Coronavirus crisis hits Bollywood: How pushing of box office releases has put pressure on remaining Fridays?

Debarati palit Singh
Saturday, 21 March 2020

The Q1 of Bollywood hasn’t ended on a happy note. Ajay Devgn’s Tanhaji: The Unsung Warrior is the only film that did good business. Now with the coronavirus (COVID-19) outbreak, movies are not being screened in theatres, shootings have been cancelled, and box-office releases have been put on hold.

The first quarter of Bollywood hasn’t ended on a happy note. Ajay Devgn’s Tanhaji: The Unsung Warrior is the only film that made business. Now with coronavirus (COVID-19) outbreak, films are not being screened in theatres, shootings have been cancelled and box-office releases have been put on hold. 

Along with Rohit Shetty’s Sooryavanshi, Kabir Khan’s ’83 will not hit theatres on the scheduled date. Their releases have been postponed. So for the rest of the year, we will have ‘crowded Fridays’. It takes a year of planning to choose a release date. The filmmakers take into consideration various factors like avoiding clashes with other big releases, festive weekends and so on. All that cannot happen now. 

Apart from Sooryavanshi and ’83, there are other big-budgeted films featuring big stars lined up, including Ludo, Gunjan Saxena – The Kargil Girl, Gulabo Sitabo, Coolie No. 1, Shakuntala Devi – Human Computer, Radhe – Your Most Wanted Bhai, Laxmmi Bomb and others. 

Experts from the industry say that clashes between big projects is inevitable. Trade analyst Ramesh Bala says that it’s going to be crowded Fridays and things might get a little messy too. 

He further adds that it’s not just Bollywood but the box office releases of big Hollywood and South Indian films have also been postponed. “Nobody really knows when the situation will be back to normal. Apart from the big clashes, it will also put pressure on the smaller films releasing two-three months down the road,” he says.  

Trade analyst Girish Johar says that all the key concerned parties have to sit together and chalk out a plan. “Earlier, we had 52-53 weeks but we have already lost one quarter of the year, so now we have roughly  30-35 weeks to release the films. The concerned stakeholders have to discuss among themselves what is the best way forward and plan in a systematic manner so that everyone gets a fair chance,” says Johar.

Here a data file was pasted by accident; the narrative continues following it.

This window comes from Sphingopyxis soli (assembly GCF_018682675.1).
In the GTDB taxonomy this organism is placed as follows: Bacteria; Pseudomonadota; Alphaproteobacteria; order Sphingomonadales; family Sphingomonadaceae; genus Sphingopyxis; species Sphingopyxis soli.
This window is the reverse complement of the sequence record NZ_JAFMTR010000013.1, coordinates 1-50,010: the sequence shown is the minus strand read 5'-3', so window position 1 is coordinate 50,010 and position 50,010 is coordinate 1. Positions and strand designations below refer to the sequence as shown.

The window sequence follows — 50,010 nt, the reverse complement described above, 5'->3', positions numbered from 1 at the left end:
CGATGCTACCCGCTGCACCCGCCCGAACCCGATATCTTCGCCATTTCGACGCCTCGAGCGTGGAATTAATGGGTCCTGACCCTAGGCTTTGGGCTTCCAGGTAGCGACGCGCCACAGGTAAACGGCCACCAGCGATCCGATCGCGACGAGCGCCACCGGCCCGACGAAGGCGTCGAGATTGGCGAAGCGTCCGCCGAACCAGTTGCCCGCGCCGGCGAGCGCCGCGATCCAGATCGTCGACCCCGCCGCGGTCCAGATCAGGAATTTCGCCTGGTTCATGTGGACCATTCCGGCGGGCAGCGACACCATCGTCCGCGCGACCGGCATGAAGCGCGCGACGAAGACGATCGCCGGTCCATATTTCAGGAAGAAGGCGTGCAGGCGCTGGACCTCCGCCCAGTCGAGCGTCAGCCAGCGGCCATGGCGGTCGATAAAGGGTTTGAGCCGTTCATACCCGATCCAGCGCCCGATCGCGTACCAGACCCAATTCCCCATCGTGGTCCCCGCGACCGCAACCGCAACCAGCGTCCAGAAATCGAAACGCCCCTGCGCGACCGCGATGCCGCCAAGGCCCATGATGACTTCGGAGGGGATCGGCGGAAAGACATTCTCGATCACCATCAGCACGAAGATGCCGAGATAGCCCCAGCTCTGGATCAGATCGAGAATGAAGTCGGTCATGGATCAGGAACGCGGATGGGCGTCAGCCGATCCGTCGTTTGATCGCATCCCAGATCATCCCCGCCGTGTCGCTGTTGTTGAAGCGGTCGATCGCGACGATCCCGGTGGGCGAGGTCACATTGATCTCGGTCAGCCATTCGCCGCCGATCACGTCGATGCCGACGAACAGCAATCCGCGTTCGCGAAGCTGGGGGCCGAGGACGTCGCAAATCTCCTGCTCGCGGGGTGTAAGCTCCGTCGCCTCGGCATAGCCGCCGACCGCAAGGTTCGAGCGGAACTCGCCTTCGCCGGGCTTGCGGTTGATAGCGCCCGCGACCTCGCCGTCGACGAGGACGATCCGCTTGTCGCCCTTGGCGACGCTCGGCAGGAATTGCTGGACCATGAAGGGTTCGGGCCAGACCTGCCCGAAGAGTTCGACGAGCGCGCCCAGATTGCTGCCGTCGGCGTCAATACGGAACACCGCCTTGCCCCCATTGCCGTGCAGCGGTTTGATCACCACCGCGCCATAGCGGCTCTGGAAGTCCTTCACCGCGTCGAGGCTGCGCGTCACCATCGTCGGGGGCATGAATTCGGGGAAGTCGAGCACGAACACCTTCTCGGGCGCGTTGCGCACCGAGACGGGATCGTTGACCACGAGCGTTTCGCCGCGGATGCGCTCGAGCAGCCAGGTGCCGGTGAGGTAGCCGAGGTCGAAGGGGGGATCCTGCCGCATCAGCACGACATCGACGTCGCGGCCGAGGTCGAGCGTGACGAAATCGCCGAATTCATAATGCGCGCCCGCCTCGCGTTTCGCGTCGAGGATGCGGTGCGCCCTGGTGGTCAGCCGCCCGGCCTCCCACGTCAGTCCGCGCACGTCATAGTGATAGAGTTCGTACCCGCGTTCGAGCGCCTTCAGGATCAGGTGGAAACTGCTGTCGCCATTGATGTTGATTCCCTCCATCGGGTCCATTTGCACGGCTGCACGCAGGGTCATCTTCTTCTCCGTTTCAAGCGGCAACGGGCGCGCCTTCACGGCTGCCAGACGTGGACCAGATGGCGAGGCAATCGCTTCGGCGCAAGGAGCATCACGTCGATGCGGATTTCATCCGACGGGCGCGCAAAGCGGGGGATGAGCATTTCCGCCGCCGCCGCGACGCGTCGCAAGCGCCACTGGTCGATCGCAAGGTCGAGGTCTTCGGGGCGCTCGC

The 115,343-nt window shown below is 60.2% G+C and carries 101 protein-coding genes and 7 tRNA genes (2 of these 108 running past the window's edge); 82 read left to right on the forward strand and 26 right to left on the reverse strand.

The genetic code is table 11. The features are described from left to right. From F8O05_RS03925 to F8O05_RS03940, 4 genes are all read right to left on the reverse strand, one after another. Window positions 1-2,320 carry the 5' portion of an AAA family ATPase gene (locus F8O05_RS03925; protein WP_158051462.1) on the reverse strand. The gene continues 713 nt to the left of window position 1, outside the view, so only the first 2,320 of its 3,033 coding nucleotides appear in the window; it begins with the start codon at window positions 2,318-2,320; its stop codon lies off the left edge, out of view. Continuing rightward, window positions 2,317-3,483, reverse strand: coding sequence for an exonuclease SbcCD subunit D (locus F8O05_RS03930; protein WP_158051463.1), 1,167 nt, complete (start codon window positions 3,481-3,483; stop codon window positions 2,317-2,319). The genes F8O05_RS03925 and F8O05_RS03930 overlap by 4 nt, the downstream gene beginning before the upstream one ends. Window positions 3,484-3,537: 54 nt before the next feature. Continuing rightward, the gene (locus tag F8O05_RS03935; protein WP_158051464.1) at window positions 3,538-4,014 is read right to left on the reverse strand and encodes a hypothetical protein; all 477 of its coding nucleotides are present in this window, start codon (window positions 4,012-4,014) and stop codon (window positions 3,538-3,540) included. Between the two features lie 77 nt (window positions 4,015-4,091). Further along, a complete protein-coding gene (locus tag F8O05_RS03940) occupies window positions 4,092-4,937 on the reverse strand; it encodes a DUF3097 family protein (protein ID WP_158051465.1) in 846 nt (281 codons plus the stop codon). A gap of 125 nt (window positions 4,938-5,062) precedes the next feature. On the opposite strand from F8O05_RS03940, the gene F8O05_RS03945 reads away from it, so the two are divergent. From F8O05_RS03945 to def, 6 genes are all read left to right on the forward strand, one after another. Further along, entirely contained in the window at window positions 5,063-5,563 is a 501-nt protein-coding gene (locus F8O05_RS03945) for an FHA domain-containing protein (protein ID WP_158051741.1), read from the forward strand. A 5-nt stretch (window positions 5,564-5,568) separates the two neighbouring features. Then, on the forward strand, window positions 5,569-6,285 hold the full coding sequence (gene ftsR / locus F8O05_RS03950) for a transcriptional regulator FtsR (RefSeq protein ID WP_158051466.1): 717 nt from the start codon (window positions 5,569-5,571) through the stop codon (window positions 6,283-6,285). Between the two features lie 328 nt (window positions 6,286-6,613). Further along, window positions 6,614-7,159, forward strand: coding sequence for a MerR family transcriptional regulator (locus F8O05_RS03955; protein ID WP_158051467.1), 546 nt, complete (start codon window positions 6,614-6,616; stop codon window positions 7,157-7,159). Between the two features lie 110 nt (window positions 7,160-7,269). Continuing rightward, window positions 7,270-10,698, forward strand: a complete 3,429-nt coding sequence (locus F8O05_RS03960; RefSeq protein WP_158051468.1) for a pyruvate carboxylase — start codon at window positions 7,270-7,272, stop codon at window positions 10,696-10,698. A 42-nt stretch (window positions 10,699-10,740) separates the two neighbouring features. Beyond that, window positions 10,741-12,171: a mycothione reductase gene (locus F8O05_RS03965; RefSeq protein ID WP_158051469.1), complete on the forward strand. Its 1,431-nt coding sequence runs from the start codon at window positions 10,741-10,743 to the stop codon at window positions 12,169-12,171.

The clashes mean revenue will be divided. In the past, we have seen the outcome when two big films have released on the same day. “When a big film has a solo release, it has access to more screens and can rake in the moolah during the opening weekend. But when two or more big films release, the clashes will affect their fortune,” adds Bala. 

Johar says that because of the losses faced in the first quarter, the industry is trailing behind by Rs 500 crores. “The government will look into things by March 31 and I hope that when things get back to normal, the losses are covered up in the next three quarters. Every film, big or small, if spaced and planned out well and does 10 per cent more than average business because the audience wants to watch a good film, provided it’s a good film, the loss can be covered smoothly and easily,” he adds.   

Experts also admit that because of the clashes, producers this year cannot just depend on festival or holiday weekends to release their films. 

“Earlier, only big films would release during holidays or festivals while other films would release over the year. But now, they have to share dates  and the planning has to be done in a more organised manner. Unlike last year when 200-250 films released in 52 weeks,  now 150 films will release in 35 weeks,” adds Johar.

Related News

​ ​